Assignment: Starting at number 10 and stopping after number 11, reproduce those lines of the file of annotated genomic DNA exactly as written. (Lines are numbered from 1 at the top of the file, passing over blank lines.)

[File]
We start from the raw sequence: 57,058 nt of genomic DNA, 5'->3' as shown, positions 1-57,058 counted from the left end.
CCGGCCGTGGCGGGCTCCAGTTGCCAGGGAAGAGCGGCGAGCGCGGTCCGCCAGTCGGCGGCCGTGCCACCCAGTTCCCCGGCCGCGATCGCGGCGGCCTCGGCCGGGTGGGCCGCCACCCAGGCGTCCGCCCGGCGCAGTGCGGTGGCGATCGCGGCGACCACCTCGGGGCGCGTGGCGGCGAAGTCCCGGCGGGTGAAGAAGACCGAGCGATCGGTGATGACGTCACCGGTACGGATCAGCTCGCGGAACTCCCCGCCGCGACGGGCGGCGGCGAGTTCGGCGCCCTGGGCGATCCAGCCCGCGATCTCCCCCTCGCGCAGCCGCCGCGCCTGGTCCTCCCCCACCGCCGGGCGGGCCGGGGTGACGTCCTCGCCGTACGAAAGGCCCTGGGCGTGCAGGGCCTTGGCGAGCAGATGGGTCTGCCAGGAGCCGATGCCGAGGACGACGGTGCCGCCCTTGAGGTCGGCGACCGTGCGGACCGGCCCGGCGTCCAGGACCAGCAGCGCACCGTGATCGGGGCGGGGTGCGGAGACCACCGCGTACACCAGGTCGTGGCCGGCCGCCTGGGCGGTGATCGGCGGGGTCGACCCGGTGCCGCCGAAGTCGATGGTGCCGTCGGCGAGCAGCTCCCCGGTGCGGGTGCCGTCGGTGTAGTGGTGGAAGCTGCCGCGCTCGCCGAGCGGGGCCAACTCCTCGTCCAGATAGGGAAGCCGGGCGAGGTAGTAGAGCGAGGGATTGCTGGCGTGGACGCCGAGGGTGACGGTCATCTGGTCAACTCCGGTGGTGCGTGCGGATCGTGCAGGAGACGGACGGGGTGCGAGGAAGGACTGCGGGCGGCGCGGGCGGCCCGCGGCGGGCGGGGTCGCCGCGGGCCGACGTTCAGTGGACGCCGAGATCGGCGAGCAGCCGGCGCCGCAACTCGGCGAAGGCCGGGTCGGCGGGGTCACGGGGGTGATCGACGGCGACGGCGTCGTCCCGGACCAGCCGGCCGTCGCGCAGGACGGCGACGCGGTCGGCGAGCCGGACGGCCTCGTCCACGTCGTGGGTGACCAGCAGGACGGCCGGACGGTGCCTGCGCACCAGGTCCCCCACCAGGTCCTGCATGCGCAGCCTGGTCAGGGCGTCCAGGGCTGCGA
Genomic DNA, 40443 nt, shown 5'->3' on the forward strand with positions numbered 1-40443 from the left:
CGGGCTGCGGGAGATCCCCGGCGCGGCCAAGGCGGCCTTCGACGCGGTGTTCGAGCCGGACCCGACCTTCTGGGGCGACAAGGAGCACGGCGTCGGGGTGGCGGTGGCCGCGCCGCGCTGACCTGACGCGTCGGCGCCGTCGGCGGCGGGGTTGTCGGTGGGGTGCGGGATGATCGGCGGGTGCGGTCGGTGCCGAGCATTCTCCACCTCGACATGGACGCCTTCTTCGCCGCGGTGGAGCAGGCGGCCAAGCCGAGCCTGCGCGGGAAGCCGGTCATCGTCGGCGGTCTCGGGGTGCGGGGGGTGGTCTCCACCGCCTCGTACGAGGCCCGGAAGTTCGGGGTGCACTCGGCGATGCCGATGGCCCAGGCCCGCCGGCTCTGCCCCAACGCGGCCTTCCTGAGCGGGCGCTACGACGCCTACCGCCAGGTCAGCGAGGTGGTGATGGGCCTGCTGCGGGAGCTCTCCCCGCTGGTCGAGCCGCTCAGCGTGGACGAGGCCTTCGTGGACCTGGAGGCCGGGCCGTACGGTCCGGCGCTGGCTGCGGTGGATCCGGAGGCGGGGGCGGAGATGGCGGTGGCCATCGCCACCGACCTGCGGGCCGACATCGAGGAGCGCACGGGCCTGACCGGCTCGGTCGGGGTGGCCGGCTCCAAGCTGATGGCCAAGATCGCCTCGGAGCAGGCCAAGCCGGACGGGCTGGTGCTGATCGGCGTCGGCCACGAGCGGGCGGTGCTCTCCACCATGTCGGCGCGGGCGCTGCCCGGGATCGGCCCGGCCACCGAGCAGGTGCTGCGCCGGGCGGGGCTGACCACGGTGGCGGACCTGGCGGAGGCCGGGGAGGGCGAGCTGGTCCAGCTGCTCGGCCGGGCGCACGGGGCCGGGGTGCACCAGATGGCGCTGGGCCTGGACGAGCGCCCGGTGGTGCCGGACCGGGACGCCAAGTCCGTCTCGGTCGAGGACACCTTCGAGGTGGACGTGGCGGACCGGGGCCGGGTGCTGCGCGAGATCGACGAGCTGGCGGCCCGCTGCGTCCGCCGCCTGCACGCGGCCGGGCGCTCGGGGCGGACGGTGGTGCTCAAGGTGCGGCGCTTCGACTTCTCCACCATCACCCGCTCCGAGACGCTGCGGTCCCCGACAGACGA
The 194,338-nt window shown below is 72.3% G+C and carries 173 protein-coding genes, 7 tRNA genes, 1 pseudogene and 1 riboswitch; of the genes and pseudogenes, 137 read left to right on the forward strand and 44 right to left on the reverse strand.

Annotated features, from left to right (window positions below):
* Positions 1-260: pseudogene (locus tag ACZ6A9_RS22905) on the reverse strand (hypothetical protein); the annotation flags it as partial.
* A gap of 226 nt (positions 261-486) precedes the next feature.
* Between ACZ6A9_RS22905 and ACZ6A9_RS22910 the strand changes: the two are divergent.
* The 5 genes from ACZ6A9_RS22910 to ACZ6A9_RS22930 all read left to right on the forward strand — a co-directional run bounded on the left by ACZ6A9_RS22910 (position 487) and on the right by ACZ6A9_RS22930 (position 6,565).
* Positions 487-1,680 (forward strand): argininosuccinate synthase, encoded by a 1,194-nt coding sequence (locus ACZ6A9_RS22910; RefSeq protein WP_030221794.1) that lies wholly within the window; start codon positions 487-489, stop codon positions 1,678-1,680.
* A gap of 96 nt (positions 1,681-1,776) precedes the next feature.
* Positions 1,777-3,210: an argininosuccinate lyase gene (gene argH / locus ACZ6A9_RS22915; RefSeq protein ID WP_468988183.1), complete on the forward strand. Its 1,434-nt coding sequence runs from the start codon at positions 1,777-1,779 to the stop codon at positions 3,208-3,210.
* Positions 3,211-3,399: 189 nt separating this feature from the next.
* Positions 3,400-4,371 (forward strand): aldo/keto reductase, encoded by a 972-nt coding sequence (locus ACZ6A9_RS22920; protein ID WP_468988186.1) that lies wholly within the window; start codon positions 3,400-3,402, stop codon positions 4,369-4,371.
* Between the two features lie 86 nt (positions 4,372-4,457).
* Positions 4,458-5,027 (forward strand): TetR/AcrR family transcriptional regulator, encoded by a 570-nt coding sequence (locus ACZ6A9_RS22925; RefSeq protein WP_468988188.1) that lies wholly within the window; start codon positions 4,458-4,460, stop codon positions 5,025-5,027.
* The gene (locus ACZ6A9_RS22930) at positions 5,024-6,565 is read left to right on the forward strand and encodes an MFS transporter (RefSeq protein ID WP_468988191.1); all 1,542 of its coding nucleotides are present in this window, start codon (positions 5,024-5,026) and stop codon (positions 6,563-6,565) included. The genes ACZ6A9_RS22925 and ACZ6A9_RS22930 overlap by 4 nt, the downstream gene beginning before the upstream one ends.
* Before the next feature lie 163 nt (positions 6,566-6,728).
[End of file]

* The 5 genes from ACZ6A9_RS22910 to ACZ6A9_RS22930 all read left to right on the forward strand — a co-directional run bounded on the left by ACZ6A9_RS22910 (position 487) and on the right by ACZ6A9_RS22930 (position 6,565).
* Positions 487-1,680 (forward strand): argininosuccinate synthase, encoded by a 1,194-nt coding sequence (locus ACZ6A9_RS22910; RefSeq protein WP_030221794.1) that lies wholly within the window; start codon positions 487-489, stop codon positions 1,678-1,680.